Dehumidifiers
Dehumidifiers sure do work to reduce the moisture in the air and thus tend to dry the basement. However, dehumidifiers use a great deal of energy. Try to deal with the source of the moisture first. Pillar To Post® inspectors have reported seeing many homes with clothes dryers venting gallons of moisture into the basement with dehumidifiers running continuously along side. This is a huge waste of energy!

Basement Floor Drain
Basement floor drains should have water in them. This water is a vapor lock that prevents sewer smells from getting into the house. If your basement has a musty smell, check the floor drains. If the drain is dry, pour a bucket of water down the drain. Check it again an hour later to see if the drain keeps its prime. While some problems can be easily solved some dampness problems are more serious. In these situations, an expert will be required.

In today’s world, it is important to keep your confidence leaning on ‘the bright side of life’. Why not try these encouraging ideas?

1. Study shows that 1,000 mg. of vitamin C before delivering a presentation saw stress levels plunge within 15 minutes making you feel more optimistic.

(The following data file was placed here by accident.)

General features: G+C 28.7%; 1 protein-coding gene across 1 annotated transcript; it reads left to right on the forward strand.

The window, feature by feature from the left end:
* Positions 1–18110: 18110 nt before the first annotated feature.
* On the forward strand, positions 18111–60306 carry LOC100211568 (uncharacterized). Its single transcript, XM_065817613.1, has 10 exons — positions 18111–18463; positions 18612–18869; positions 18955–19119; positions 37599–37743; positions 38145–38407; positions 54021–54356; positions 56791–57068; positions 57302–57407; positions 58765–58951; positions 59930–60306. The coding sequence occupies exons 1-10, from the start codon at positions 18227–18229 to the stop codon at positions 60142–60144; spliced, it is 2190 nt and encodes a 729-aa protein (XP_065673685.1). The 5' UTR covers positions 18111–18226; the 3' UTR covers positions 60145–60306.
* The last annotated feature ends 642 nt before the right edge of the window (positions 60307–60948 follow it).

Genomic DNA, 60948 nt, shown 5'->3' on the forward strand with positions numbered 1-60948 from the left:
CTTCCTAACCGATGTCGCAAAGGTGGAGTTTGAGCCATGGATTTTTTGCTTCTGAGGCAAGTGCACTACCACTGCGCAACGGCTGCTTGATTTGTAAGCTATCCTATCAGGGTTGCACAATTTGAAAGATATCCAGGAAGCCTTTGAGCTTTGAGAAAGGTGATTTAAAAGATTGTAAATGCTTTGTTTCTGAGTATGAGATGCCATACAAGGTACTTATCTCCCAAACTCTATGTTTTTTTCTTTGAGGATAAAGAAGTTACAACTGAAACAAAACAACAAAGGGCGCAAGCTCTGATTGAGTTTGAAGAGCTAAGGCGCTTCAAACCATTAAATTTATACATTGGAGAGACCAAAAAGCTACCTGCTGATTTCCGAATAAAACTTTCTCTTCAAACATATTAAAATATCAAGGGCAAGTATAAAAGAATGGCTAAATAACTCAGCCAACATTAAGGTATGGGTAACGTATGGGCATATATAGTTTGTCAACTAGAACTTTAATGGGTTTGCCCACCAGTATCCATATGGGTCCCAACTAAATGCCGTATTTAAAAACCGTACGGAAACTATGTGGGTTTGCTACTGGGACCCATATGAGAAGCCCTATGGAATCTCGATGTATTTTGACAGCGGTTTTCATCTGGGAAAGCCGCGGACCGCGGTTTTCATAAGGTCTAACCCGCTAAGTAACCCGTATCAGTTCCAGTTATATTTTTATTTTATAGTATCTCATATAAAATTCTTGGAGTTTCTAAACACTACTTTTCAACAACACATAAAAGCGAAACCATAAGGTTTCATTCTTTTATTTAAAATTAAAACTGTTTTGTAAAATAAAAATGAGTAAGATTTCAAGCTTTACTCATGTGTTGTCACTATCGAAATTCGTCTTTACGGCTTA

2. Compliment your reflection. If you pass a mirror, acknowledge something positive about yourself, leading to feeling extra confidence.

3. Beat the odds - wear red. It triggers the brain to that make you more assertive.

4. Hang out with self-assured people. Listen to them talk. Observing their energy and inner strength will inspire and empower you.

After using olive oil in the salad dressing or cooking, keep these other good uses in mind.

1. Polish wood furniture with a teaspoon of oil and a soft rag.

2. Lubricate measuring cups and spoons for easy cleanup of sticky ingredients like honey, grain mustards and syrups.

3. Free a stuck zipper by using a cotton swab to apply olive oil to the teeth of the zipper, and then ease the tab down.

4. Remove paint from your skin by applying olive oil to the area. Rub gently to work olive oil into the cracks of your skin. Then scrub with a dry washcloth.

5. Fix a squeaky door by using a rag or cotton swab to apply olive oil to the top of a problematic hinge.

One good way to investigate dampness is by walking around the home during a rain storm. Check the following:

  • Gutters should be clear and drain properly. Overflowing gutters are a common problem.
  • Downspouts should not flood water next to the house. Add an extension (leader) to discharge the water well away from the home.
  • Downspouts that discharge below grade should be checked very carefully. Make sure water is not leaking into the soil or backing up into the basement through the floor drain. In some cases it is prudent to disconnect downspouts that discharge below grade and redirect the water away from the house instead. Ask a Pillar To Post inspector for advice on this.
  • Land around the house should shed water away from the house for at least six feet.